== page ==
The United Nations has expressed concern over the $25 trillion (yes, trillion with a “T”) that companies in emerging countries has amassed. Some economists even believe that this could be the next big “bubble” to pop, and it could spell trouble for the global economy.
The UN Conference on Trade and Development has found that corporate debt in emerging countries has risen from 57 pc of their collective GDP in 2008 to 104 pc. Mind you, these numbers reflect private companies, not governments (which are generally considered more stable).
How big is the potential problem? Let’s put it this way, the assets at the center of the sub-prime mortgage bubble in the United States weighed in at “only” about $2 trillion dollars and nearly wiped out the global economy. Debt in Greece totaled “only” about 360 billion euro and nearly dragged the European Union under.
$25 trillion? It’s a number that can scarcely be understood, at least in relation to past crises.
Where Did This “Bubble” Come From?
How did debt levels get so ridiculously high? A big part of the surge in corporate debt comes down to quantitative easing in the United States, Japan, and European Union. These QE programs resulted in a huge influx in the money supply, which encouraged lending and borrowing.
With interest rates low in most developed countries, and their markets suffering turbulence, many investors and lenders began to look outside established wealthy countries. Economic growth in emerging countries was abnormally high, and their economies seemed like a surer bet. As such, money poured in, and corporate debt has since surged to $25 trillion, with no signs of it abating any time soon.
UNCTAD has noted that many developing countries seemed to falsely believe that they had “decoupled” from the events that caused the Great Recession. Many bankers and financial institutions in developed countries also seemed to buy into this narrative, pouring money into emerging countries. With better yields, and seemingly more stable investments in high-growth markets, corporate bonds and loans in developing countries seemed like the perfect investment.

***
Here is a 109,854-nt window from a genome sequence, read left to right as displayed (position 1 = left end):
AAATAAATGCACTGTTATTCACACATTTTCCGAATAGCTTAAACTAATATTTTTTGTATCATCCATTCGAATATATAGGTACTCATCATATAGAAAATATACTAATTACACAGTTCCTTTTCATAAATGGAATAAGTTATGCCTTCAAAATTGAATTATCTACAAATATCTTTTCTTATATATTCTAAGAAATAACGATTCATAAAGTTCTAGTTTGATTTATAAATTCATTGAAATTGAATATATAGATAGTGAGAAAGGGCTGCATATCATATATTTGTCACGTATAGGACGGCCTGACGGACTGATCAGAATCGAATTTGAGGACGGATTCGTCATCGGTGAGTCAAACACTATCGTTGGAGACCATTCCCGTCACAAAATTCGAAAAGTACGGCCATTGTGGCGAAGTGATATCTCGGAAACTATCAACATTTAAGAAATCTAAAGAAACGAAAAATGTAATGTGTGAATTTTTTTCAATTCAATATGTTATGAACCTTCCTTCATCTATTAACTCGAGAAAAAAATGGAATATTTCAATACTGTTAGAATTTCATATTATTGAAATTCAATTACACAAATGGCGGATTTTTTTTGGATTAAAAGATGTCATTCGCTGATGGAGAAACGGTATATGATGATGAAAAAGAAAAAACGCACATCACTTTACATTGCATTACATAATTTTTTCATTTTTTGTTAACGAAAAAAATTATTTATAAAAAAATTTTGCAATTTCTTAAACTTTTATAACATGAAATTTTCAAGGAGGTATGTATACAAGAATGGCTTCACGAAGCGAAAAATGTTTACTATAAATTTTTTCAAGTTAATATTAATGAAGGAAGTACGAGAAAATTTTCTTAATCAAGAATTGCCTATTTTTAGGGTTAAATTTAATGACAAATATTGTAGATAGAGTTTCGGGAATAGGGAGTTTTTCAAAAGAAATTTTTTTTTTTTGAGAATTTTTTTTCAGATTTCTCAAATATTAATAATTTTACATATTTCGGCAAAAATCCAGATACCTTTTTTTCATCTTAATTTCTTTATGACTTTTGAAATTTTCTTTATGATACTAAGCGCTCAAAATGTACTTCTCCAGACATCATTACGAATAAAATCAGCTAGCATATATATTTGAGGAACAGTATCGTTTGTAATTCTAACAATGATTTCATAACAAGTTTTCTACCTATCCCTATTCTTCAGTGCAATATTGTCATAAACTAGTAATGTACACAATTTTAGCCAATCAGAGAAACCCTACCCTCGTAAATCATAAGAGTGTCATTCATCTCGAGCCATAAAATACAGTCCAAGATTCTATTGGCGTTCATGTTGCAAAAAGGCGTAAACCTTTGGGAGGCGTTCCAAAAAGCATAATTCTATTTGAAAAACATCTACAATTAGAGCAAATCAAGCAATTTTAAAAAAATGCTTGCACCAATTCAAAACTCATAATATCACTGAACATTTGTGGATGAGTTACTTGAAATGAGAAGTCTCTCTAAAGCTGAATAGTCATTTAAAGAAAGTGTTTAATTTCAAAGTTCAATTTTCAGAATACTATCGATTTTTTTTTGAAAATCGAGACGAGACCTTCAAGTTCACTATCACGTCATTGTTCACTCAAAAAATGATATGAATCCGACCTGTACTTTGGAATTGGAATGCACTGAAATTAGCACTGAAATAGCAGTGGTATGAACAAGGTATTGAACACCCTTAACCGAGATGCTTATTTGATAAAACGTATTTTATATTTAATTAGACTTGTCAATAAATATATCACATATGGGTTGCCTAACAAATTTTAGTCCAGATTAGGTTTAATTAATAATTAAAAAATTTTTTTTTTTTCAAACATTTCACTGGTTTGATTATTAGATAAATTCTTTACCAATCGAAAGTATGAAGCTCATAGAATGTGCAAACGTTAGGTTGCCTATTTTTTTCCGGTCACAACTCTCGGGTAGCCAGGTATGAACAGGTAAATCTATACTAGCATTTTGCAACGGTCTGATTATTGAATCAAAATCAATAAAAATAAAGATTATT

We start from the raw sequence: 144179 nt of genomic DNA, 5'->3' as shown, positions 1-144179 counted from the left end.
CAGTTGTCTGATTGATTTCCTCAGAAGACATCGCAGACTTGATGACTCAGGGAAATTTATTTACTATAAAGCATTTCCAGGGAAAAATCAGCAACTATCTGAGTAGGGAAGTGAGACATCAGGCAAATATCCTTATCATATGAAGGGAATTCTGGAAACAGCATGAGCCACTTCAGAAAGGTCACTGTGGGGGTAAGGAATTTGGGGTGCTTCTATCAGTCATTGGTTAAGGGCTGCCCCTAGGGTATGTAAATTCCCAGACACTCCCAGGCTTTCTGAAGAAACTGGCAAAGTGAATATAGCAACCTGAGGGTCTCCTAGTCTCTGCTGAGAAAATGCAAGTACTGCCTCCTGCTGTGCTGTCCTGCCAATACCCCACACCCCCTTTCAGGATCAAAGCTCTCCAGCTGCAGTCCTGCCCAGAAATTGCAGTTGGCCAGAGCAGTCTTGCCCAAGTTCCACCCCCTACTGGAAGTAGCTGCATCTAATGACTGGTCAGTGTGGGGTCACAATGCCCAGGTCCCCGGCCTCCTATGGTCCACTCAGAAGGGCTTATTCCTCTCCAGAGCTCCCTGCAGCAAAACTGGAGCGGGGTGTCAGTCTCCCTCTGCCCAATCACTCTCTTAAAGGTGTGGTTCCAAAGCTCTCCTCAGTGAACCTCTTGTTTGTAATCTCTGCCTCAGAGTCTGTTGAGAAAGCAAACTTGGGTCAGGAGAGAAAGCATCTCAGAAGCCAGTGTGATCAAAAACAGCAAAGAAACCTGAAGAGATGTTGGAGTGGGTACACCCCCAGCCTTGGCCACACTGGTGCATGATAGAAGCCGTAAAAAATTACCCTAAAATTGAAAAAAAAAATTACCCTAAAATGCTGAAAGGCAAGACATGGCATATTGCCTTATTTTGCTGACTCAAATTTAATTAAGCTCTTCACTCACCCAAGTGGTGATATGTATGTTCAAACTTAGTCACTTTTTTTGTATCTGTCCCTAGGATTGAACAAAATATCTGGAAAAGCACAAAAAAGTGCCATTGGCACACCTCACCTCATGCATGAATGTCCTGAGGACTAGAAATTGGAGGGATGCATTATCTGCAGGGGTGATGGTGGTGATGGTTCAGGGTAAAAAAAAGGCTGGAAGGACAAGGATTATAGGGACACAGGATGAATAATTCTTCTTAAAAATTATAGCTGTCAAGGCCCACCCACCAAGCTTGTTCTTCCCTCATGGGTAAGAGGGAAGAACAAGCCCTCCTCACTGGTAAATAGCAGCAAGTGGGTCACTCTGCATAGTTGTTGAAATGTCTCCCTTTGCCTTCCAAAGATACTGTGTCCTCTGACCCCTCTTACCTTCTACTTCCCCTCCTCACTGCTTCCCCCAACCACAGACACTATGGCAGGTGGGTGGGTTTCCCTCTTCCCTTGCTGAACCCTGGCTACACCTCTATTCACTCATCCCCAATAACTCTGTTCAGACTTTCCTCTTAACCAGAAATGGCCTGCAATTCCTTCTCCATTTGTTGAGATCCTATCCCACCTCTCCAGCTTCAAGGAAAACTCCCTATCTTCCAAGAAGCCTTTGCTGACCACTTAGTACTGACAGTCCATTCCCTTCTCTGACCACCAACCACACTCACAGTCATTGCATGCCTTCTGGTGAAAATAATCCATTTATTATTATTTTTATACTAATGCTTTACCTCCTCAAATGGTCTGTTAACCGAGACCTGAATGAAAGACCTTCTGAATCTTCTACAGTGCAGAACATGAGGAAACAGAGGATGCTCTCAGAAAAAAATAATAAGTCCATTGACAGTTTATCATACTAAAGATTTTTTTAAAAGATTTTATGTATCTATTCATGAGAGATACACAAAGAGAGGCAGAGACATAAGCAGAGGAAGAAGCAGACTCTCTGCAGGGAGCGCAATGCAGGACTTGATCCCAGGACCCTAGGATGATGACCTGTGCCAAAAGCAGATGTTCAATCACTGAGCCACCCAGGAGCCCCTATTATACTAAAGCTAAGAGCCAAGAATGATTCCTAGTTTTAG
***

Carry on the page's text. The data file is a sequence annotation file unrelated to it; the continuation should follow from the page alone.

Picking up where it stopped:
Should You Be Worried?
The short answer: yes. The long answer? Still yes. Remember, this report on surging debt levels and the warning that a bubble may be forming isn’t being published by some radical contrarian blog. Instead one of the most respected economic watchdogs in the world is raising alarms.
UNCTAD wouldn’t issue warnings if there wasn’t genuine evidence of a major asset bubble. UNCTAD’s report also highlights how the accelerating boom-bust cycle is being fueled by increasingly risky bets being placed by financial institutions around the world. UNCTAD went as far as to call the current situation the “Great Gambling”, certainly not a reassuring moniker for the current times.
So should you be worried? Absolutely, and you need to plan your finances accordingly.